Tuesday, November 26, 2013

Onion Rosemary Muffins

A unique savory & wholesome muffin. 
The almond meal adds protein and fiber and helps to replace some of the starch that is inherent with GF breads. Perfect with Thanksgiving dinner!

1 large onion, thinly sliced*
2 t. olive oil
1 1/2 cups GF flour blend
1/2 cup almond meal
1 t. baking powder
1 t. salt
1 egg
1 cup milk (I used plain almond milk)
1/4 cup olive oil
1 heaping T. of rosemary, minced


Heat a skillet over medium heat. Sauté the onion in 2 t. olive oil, then reduce heat to medium-low and allow onions to caramelize for 
approximately 45 minutes, or until that are tan to dark brown and giving off no moisture. 

Heat oven to 350˚F. Oil an eight or twelve muffin pan. 

Mix the flour and almond meal, baking powder and salt. Beat the egg, milk, and oil together. Combine both the wet and dry ingredients, now add the
rosemary, and onion. Stir just to combine; do not over mix. 

Spoon into the muffin pan and bake for approximately 25 minutes or until toothpick inserted in center of muffins comes out clean. 

Makes: Twelve small muffins or eight medium-sized muffins.

Notes: *Make the caramelized onions ahead of time.

From "The Farmer's Daughter Cooks Gluten Free" cookbook.
To view a Youtube slide show of the book...

Wednesday, October 30, 2013

Old Fashioned Country Biscuit

For the lightest biscuits, the less you handle the dough, the better. A delicious country classic; like mom used to make!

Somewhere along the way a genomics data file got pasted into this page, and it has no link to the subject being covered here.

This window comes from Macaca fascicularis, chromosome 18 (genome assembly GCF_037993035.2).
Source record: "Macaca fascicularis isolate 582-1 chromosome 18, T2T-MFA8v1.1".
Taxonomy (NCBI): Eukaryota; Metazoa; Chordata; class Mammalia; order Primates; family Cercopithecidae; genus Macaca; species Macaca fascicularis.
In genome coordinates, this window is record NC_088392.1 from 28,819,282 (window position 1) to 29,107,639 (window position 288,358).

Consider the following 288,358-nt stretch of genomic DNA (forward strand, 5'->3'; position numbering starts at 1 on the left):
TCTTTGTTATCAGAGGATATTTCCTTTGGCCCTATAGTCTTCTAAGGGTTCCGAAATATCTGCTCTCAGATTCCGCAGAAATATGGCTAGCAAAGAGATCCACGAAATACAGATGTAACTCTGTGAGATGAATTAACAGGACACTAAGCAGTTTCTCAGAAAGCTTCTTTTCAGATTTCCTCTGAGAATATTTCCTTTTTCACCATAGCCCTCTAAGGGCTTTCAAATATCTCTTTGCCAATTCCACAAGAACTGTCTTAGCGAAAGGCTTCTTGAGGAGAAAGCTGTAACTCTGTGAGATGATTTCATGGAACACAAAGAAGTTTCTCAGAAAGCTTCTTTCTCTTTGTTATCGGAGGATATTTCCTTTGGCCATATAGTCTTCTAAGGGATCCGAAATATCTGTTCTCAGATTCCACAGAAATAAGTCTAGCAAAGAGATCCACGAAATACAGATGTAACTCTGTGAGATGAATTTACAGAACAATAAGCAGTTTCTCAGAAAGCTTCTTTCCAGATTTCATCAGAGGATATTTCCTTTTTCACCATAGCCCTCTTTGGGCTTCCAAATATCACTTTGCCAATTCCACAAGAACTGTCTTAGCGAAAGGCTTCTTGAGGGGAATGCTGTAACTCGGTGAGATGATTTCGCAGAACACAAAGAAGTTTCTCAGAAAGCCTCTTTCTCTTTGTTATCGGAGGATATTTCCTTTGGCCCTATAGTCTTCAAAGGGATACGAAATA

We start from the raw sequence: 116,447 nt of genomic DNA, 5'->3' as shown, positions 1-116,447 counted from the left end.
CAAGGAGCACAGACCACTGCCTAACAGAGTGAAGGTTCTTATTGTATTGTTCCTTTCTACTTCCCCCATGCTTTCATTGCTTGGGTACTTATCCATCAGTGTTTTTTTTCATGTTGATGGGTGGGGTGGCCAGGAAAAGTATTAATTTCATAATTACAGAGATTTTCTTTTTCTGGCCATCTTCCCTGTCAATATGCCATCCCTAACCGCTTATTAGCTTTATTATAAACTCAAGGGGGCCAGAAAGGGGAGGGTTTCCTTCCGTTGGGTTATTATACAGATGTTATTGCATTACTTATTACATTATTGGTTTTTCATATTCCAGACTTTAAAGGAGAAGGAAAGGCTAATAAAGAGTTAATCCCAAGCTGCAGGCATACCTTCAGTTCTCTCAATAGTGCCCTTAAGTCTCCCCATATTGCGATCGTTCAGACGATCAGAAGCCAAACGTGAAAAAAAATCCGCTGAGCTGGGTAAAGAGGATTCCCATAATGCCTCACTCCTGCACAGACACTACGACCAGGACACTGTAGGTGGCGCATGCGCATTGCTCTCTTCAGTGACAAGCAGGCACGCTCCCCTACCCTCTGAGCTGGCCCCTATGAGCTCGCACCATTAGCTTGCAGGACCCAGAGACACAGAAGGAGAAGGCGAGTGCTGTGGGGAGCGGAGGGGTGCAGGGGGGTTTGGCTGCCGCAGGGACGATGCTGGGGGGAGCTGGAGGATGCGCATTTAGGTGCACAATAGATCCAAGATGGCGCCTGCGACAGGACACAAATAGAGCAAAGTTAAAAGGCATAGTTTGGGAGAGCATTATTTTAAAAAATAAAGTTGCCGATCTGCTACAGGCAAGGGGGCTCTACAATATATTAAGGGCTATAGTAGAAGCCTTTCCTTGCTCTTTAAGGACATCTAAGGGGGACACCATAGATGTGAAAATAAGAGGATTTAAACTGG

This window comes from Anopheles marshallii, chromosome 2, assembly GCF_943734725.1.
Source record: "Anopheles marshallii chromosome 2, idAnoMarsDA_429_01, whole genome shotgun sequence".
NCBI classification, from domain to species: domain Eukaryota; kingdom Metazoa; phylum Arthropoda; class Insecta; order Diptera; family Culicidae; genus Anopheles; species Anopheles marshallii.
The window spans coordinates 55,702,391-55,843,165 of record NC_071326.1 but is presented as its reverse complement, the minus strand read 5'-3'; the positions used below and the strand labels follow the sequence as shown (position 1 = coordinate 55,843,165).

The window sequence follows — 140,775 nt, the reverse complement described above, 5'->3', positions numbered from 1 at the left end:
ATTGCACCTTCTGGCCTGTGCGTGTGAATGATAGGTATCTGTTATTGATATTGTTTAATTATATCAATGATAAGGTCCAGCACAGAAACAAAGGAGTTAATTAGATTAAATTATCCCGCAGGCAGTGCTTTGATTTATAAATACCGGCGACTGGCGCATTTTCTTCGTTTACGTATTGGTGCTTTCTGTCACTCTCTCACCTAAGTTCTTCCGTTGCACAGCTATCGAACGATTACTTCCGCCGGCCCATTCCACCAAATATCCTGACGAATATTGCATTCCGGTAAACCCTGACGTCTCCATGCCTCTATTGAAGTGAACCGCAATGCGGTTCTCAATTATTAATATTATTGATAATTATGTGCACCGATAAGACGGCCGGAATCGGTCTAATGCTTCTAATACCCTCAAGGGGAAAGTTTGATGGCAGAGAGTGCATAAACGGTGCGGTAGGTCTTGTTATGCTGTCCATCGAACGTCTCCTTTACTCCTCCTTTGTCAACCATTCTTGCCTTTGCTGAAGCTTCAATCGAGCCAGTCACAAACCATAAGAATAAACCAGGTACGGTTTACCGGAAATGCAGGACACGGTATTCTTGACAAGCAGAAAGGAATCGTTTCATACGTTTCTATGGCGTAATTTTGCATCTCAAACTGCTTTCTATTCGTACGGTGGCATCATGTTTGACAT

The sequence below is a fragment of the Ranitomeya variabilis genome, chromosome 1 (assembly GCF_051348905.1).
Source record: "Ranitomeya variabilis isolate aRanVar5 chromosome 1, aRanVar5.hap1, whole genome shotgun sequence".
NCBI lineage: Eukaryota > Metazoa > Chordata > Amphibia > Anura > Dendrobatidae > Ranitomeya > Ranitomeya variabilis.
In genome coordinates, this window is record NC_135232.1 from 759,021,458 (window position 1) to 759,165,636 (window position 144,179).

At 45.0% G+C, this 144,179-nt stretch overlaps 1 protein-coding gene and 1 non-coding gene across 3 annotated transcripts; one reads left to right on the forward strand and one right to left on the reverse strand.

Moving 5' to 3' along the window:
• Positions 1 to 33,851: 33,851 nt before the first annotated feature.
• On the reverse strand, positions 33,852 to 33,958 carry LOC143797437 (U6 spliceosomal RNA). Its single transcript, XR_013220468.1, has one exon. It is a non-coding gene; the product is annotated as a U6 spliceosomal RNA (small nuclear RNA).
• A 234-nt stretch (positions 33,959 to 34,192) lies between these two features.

2 cups GF flour blend, plus 1 T. extra for dusting
1/2 t. salt
4 t. baking powder
1/4 t. baking soda
2 T. butter, chilled and chopped into pieces
2 T. coconut oil, chilled
1 cup buttermilk or sour milk

Preheat oven to 450˚F.

Combine all dry ingredients and whisk together. Add the butter and coconut oil and work into the dry ingredients quickly, using a pastry cutter or fork. Do not allow the fat to melt. Make a well in the center of the dry mixture and pour in the buttermilk. Stir just until the dough forms a soft, moist glob. It should be sticky. But it still needs to have enough body to be able to form a very soft dough that you can cut into loose biscuits. We are not making hockey pucks here!

Plop the ball of dough onto a tea towel that has been dusted with the extra flour. With floured hands, very gently knead the dough 4 or 5 times and gently pat down  into a mound that is about 1 1/2 inches thick. Again, do not overwork the dough!

Cut biscuits with a floured drinking glass or 2.5 to 3 inch biscuit cutter and  arrange them, touching each other, in an unbuttered cake or pie pan.

Bake 15-20 minutes or until lightly golden and flakey (not doughy) when pulled apart. They should read around 205˚F on an instant read thermometer.

Makes: Eight biscuits.

Notes: For a shortcake biscuit to be used with berries and as dessert, add a
little extra sugar to the recipe and sprinkle extra sugar on top of the
biscuits just before baking.

This recipe is from my cookbook: "The Farmer's Daughter Cooks Gluten Free."
To watch a slide show "tour" of the cookbook, click this link: